A horrific family tragedy sets sixteen-year-old Jacob journeying to a remote island off the coast of Wales, where he discovers the crumbling ruins of Miss Peregrine’s Home for Peculiar Children. As Jacob explores its abandoned bedrooms and hallways, it becomes clear that the children were more than just peculiar. They may have been dangerous. They may have been quarantined on a deserted island for good reason. And somehow—impossible though it seems—they may still be alive. - Blurb from book
This story kind of reminded me of Big Fish. A father, or in this case a grandfather, tells these fantastical stories to his grandson. As a child, the grandson believes him, but as the kid grows up, he starts to doubt his grandfather's stories. Until one day, the grandson inadvertently meets the people with whom his grandfather's stories are about and finally believes.
I think what sets the book apart are the photographs mixed throughout the pages. When I first heard of this story and the technique used by the author to tell this story with photographs, I was intrigued. I picked up this book wanted to see how the author accomplished this task. I have to say, he did a good job with it.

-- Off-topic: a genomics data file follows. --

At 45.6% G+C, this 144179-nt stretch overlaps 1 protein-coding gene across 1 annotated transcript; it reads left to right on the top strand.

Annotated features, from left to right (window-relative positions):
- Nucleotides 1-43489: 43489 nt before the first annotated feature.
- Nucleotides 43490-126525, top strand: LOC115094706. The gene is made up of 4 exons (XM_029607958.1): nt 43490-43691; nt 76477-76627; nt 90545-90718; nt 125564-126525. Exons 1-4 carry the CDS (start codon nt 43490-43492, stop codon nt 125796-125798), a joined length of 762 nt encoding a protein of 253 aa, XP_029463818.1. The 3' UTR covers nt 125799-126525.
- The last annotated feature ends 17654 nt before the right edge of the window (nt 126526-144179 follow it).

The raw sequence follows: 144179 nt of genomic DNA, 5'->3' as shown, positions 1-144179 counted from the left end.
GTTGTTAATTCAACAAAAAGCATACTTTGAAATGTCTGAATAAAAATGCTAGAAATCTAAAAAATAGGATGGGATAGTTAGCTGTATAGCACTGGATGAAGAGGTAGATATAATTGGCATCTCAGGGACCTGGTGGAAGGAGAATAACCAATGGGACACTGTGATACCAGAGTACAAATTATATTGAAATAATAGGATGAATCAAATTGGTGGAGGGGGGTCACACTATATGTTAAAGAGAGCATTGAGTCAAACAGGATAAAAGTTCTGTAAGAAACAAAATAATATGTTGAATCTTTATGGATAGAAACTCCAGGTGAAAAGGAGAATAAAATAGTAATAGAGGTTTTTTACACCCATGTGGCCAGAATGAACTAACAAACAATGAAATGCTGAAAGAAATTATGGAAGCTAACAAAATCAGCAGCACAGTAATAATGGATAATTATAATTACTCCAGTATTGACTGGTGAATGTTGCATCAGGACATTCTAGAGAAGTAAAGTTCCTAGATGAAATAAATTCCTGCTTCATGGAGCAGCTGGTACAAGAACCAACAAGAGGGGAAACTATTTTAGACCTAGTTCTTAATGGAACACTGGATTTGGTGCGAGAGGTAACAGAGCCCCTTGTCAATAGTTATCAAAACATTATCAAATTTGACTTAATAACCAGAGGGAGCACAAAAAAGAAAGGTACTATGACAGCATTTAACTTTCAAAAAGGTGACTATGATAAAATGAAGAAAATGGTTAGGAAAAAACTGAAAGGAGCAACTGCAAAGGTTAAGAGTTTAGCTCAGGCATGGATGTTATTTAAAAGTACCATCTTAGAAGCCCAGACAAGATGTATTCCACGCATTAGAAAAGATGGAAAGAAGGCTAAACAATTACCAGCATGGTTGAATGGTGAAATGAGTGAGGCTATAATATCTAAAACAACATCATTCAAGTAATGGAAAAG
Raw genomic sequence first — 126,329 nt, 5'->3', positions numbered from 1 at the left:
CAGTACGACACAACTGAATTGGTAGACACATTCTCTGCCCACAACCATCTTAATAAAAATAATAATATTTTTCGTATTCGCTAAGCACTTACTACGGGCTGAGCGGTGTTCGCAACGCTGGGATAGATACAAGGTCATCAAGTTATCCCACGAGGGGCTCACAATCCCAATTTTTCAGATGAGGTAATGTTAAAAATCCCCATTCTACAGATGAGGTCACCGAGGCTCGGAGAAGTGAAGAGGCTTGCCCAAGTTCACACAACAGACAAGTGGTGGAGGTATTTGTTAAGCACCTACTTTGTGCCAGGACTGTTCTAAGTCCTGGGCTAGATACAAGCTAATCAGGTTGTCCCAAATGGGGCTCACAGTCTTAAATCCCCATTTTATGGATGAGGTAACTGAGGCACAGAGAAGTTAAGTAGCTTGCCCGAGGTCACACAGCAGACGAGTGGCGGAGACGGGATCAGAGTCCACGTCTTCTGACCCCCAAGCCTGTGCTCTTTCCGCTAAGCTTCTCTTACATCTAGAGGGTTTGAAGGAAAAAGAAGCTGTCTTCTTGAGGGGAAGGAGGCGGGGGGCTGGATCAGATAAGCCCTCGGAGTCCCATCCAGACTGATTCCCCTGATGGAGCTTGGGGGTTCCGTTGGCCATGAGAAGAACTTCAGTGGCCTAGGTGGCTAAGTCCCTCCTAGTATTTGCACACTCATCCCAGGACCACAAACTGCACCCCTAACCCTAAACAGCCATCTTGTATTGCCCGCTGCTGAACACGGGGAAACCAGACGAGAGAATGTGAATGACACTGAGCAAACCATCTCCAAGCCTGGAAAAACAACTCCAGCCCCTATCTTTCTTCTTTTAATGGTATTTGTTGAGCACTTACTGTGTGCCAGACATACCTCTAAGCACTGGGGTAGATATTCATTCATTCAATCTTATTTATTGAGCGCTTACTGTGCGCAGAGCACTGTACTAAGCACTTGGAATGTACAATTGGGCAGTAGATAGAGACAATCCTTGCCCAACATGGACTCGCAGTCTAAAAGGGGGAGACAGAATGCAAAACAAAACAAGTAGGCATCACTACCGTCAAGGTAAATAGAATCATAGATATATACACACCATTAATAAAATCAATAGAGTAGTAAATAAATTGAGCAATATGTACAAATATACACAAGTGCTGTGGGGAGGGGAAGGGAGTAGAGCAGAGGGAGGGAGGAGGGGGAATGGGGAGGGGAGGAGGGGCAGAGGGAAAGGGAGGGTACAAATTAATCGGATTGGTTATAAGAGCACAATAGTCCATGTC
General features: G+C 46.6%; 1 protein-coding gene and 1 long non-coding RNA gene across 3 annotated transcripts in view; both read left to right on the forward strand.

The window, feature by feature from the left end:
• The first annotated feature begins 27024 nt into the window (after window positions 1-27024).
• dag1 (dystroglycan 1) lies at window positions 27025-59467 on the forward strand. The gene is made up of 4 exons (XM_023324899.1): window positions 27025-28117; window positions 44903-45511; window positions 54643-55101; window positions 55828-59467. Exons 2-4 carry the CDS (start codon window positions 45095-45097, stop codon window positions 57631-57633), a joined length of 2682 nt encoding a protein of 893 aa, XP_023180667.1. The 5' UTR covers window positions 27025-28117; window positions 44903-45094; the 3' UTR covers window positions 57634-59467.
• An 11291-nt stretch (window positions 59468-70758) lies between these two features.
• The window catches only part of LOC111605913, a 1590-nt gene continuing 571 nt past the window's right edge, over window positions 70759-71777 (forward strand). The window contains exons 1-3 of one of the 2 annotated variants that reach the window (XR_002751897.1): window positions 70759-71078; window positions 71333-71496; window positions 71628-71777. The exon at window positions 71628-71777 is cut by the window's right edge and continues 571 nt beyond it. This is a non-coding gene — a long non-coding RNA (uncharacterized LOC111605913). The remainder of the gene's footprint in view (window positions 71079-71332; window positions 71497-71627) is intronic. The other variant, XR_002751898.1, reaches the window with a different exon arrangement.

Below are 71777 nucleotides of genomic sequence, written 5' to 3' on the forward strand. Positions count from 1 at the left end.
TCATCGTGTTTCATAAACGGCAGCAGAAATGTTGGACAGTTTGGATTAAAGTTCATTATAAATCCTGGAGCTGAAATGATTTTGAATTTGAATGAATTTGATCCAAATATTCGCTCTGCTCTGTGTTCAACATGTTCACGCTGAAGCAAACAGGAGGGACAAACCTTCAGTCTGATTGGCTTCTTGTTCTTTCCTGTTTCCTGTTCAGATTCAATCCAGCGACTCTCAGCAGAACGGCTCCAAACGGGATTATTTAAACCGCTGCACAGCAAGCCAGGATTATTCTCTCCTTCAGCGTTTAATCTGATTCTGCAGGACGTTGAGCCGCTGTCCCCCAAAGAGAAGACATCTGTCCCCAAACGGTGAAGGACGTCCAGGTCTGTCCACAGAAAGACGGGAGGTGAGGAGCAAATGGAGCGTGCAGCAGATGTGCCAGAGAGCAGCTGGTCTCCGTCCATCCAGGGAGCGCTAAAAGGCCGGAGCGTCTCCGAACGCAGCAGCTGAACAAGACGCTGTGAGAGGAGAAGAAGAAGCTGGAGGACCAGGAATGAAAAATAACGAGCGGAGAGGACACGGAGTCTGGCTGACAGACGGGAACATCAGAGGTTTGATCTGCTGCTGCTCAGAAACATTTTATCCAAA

I enjoyed the weird photos and constantly found myself flipping back to them to compare the kids descriptions with the corresponding photo. They were just quirky enough to work but not be too over the top.
The story was interesting as well. I did get lost in the story wanting to find out what happens to Jacob and the peculiar children. Guess I'll have to read the sequel.
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